Proper classification of workers as employees or independent contractors is a decade’s old problem. "Section 530" of the Revenue Act of 1978 which was intended to provide temporary relief while Congress studied solutions, is still with us. The work world of 1978 is not the same as that of today. Today, new work arrangements and job descriptions raise new challenges in worker classification. For example, today, a telecommuting, "knowledge" worker is able to work with little supervision and easily able to perform work for multiple employers from their home.
President Obama has brought attention to workplace flexibility. In March 2010, the White House sponsored the Forum for Workplace Flexibility. A report for the forum by the Council of Economic Advisers, Work-Life Balance and the Economics of Workplace Flexibility (PDF), concluded:
"encouraging more firms to consider adopting flexible practices can potentially boost productivity, improve moral, and benefit the U.S. economy. Especially at this time as the U.S. rebuilds after the Great Recession, it is critical for the 21st century U.S. workplace to be organized for the 21st century workforce."
While the work-life balance report did not address tax considerations of the changed workforce and how desired workplace flexibility might challenge existing worker classification rules, other White House initiatives have included worker classification. This article discusses and critiques these worker classification proposals.
In 2009, President Obama established the White House Task Force on the Middle Class, chaired by Vice President Biden (White House press release, January 30, 2009; task force website). The task force's annual report (February 2010 (PDF)) includes an explanation of actions to be taken to protect workers and create middle class jobs. Such actions include a Department of Labor (DOL) initiative to prevent misclassification and a legislative proposal from Treasury (pages v – vi, 21 – 22).
The report explains that proper worker classification prevents workers from deprivation of benefits and legal protections (such as workers' compensation, unemployment insurance and safe workplace) and better ensures proper tax compliance. In addition, "misclassification gives unfair advantages in the marketplace to employers who misclassify their workers" (page 22).
Department of Labor
On June 17, 2010, the Senate Committee on Health, Education, Labor and Pensions (HELP) held a hearing entitled "Leveling the Playing Field: Protecting Workers and Businesses Affected by Misclassification." In testimony at the hearing, DOL Deputy Secretary Seth D. Harris explained the need to improve worker classification to protect workers and compliant employers and to encourage proper classification. He noted that under some laws administered by the DOL, such as the Fair Labor Standards Act (FLSA), there is no penalty imposed on employers who misclassify workers.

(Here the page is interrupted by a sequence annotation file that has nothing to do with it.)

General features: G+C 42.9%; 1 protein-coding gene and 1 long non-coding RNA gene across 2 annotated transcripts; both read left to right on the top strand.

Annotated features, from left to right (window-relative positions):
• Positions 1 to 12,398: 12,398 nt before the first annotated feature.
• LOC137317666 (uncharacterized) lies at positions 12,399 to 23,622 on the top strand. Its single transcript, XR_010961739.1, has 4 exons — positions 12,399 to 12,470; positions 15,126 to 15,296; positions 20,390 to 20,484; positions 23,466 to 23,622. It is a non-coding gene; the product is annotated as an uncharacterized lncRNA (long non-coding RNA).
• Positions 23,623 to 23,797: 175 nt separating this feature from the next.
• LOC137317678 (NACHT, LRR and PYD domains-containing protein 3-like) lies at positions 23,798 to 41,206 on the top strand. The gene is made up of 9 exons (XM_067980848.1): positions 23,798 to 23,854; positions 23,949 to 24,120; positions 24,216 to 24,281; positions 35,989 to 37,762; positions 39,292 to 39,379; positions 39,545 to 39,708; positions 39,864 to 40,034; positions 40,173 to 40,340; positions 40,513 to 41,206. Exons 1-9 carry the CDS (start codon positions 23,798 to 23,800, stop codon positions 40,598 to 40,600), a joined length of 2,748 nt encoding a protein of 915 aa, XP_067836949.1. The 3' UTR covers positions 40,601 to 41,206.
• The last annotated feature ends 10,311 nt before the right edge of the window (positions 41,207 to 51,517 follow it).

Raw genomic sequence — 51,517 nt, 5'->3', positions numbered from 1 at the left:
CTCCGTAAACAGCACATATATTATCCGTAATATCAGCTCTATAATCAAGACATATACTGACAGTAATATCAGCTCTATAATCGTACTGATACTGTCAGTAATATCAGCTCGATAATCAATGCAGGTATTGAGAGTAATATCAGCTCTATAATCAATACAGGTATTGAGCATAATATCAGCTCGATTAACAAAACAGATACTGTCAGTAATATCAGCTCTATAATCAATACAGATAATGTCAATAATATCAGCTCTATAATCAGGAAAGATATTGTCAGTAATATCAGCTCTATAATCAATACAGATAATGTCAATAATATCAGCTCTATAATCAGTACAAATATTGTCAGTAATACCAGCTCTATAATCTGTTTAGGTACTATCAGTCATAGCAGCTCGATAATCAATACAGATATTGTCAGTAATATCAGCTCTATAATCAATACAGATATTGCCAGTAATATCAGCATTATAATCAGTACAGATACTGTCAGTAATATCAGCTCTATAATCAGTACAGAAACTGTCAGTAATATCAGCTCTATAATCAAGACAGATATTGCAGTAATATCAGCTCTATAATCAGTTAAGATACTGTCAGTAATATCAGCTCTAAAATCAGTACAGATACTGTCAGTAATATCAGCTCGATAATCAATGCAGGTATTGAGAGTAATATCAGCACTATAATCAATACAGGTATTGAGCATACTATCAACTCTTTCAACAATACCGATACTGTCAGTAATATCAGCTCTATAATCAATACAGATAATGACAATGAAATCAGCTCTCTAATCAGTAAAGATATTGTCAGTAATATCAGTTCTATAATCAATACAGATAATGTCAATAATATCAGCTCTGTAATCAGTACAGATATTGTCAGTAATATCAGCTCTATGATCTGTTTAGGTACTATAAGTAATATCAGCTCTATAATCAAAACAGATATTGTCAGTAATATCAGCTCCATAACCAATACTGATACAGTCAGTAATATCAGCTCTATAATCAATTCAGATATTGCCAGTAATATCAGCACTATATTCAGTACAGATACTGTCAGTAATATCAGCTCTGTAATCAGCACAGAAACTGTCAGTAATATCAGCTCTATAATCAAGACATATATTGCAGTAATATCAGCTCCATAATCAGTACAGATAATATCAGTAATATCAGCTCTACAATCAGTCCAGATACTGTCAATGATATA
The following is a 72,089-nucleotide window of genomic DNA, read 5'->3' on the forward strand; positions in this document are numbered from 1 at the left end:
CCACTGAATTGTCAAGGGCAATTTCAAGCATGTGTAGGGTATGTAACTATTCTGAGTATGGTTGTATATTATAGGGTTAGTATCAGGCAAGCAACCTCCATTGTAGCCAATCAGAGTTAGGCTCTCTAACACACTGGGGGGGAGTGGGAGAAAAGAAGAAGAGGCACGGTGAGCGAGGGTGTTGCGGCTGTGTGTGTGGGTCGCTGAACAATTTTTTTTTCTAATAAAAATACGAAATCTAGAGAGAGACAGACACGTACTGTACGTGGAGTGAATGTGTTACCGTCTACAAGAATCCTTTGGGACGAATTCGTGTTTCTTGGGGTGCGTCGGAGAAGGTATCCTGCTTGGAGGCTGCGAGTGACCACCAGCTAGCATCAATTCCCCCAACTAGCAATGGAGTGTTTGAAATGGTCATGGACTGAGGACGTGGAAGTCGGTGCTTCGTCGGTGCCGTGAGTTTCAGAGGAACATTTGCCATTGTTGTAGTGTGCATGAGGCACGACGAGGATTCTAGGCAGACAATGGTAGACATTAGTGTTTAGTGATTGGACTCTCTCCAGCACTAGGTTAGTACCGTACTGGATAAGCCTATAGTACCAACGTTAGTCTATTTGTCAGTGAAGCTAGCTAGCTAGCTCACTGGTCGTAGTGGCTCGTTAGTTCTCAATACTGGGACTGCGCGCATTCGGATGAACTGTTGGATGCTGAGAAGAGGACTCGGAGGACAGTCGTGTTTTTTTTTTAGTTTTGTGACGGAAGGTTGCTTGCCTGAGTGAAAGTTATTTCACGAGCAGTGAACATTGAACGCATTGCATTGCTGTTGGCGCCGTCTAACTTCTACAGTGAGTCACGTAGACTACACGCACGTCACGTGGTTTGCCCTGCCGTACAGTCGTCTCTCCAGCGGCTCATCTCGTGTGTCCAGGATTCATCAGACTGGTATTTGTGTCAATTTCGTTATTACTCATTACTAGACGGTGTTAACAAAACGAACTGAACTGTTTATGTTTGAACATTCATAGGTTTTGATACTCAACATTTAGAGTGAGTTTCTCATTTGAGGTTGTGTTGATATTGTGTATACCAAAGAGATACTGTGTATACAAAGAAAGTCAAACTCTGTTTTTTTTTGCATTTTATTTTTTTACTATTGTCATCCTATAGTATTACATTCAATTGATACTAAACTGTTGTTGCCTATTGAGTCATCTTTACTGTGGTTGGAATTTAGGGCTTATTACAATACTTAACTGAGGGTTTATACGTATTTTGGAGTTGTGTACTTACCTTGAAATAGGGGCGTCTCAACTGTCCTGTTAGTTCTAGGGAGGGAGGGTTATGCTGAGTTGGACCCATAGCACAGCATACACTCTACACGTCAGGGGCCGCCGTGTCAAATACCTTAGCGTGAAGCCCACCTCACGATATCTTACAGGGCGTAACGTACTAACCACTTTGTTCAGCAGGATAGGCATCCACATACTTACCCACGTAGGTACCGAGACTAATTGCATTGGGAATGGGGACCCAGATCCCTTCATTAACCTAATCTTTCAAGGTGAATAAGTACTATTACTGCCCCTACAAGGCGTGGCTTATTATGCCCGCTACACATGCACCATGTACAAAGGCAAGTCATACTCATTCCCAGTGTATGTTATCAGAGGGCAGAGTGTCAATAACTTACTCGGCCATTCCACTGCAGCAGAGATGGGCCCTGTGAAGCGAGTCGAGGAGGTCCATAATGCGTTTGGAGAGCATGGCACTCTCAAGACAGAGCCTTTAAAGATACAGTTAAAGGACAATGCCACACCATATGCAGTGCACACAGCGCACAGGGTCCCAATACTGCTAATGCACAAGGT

In describing the Administration's efforts to improve worker classification, Harris stated:
"The rules governing employers’ decisions about whether to respect employees’ rights under our nation’s employment laws must change, and they must change now. We must restore a level playing field for responsible employers and employees and ensure that workers benefit from the protections Congress intended them to have."
Harris noted that the Administration's 2011 budget called for $25 million to fund a DOL initiative to improve enforcement of worker classification laws. Activities include providing better guidance to service recipients and workers, and information sharing among federal and state government agencies to improve enforcement of labor laws. One new compliance strategy is “Plan/Prevent/Protect.” Under consideration as part of this strategy is to require employers to "perform a written analysis of the worker’s status applying the “economic realities” test" (applicable under the FLSA) and making that analysis available to any worker or DOL investigator who might ask for it. DOL believes that the added transparency created by such a requirement would reduce misclassification.
The DOL testimony also noted the department's support of S. 3254
(111th Congress), the Employee Misclassification Prevention Act. This proposal would add penalties for employer violation of FLSA and require employers to notify workers in writing whether they have been classified as an employee or a contractor.
Administration's Tax Proposal
The Administration's list of revenue proposals for FY 2011 (the "Greenbook" (PDF)) includes a tax gap measure to "increase certainty with respect to worker classification" (pages 107 – 109). Key elements of this proposal are explained next.
- Treasury and Internal Revenue Service (IRS) would be allowed to issue guidance on how to classify workers under the common law standards. Today they are prohibited by "Section 530" from doing so. The guidance would interpret the "common law in a neutral manner recognizing that many workers are, in fact, not employees." Guidance would be specific to industries and types of jobs. Initial guidance would address industries and jobs in which the greatest number of compliance problems have been found.
- Information on reclassified workers could be shared with the DOL.